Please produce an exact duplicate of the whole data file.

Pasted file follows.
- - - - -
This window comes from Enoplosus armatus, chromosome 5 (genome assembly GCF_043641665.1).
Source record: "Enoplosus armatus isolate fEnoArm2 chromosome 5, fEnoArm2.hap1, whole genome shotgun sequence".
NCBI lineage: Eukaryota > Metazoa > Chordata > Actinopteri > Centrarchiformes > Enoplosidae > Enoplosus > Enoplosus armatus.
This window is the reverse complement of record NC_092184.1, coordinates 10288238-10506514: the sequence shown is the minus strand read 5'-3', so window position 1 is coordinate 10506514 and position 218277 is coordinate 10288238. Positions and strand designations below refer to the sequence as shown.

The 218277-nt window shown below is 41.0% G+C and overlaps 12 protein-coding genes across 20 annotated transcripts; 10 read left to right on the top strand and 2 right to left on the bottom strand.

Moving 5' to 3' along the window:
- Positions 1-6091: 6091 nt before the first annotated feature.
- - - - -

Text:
This window comes from Enoplosus armatus, chromosome 5 (genome assembly GCF_043641665.1).
Source record: "Enoplosus armatus isolate fEnoArm2 chromosome 5, fEnoArm2.hap1, whole genome shotgun sequence".
NCBI lineage: Eukaryota > Metazoa > Chordata > Actinopteri > Centrarchiformes > Enoplosidae > Enoplosus > Enoplosus armatus.
This window is the reverse complement of record NC_092184.1, coordinates 10288238-10506514: the sequence shown is the minus strand read 5'-3', so window position 1 is coordinate 10506514 and position 218277 is coordinate 10288238. Positions and strand designations below refer to the sequence as shown.

The 218277-nt window shown below is 41.0% G+C and overlaps 12 protein-coding genes across 20 annotated transcripts; 10 read left to right on the top strand and 2 right to left on the bottom strand.

Moving 5' to 3' along the window:
- Positions 1-6091: 6091 nt before the first annotated feature.